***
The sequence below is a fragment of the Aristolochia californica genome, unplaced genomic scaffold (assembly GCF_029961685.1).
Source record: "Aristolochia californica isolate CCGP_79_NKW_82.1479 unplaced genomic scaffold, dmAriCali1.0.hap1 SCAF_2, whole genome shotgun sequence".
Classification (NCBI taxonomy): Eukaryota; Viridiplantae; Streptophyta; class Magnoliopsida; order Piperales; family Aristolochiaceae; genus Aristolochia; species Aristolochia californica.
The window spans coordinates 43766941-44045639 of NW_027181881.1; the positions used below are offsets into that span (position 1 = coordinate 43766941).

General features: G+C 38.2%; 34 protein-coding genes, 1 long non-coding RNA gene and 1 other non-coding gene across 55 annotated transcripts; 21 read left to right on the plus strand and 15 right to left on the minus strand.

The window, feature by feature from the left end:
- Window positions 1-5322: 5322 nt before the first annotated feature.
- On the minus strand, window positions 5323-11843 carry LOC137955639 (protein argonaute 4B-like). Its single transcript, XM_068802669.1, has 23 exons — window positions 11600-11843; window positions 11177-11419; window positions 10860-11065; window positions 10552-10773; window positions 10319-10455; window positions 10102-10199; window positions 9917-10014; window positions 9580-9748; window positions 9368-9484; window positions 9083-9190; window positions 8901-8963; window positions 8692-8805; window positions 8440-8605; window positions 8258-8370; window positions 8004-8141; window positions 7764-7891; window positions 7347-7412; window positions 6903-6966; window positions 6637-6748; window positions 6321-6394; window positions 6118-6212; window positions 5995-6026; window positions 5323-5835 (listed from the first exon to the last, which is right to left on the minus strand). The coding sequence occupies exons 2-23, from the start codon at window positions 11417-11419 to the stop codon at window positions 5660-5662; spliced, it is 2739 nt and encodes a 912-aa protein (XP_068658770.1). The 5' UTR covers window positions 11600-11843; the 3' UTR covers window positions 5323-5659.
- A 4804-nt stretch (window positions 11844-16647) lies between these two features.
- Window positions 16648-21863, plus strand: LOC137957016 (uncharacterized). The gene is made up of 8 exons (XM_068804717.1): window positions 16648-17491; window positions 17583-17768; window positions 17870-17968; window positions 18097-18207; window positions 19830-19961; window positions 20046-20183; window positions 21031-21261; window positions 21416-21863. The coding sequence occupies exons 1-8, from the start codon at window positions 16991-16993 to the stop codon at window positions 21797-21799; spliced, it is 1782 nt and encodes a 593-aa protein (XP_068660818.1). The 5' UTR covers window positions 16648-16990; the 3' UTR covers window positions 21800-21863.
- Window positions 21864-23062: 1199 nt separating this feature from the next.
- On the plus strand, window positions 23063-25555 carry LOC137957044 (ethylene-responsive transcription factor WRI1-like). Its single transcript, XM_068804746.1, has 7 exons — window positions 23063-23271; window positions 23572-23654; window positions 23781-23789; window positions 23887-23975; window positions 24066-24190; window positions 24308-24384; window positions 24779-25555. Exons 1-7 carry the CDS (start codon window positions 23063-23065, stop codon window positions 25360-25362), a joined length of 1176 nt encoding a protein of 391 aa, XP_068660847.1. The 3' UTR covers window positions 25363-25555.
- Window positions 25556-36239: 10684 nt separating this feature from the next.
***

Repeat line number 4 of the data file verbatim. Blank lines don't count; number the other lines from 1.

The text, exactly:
The window spans coordinates 43766941-44045639 of NW_027181881.1; the positions used below are offsets into that span (position 1 = coordinate 43766941).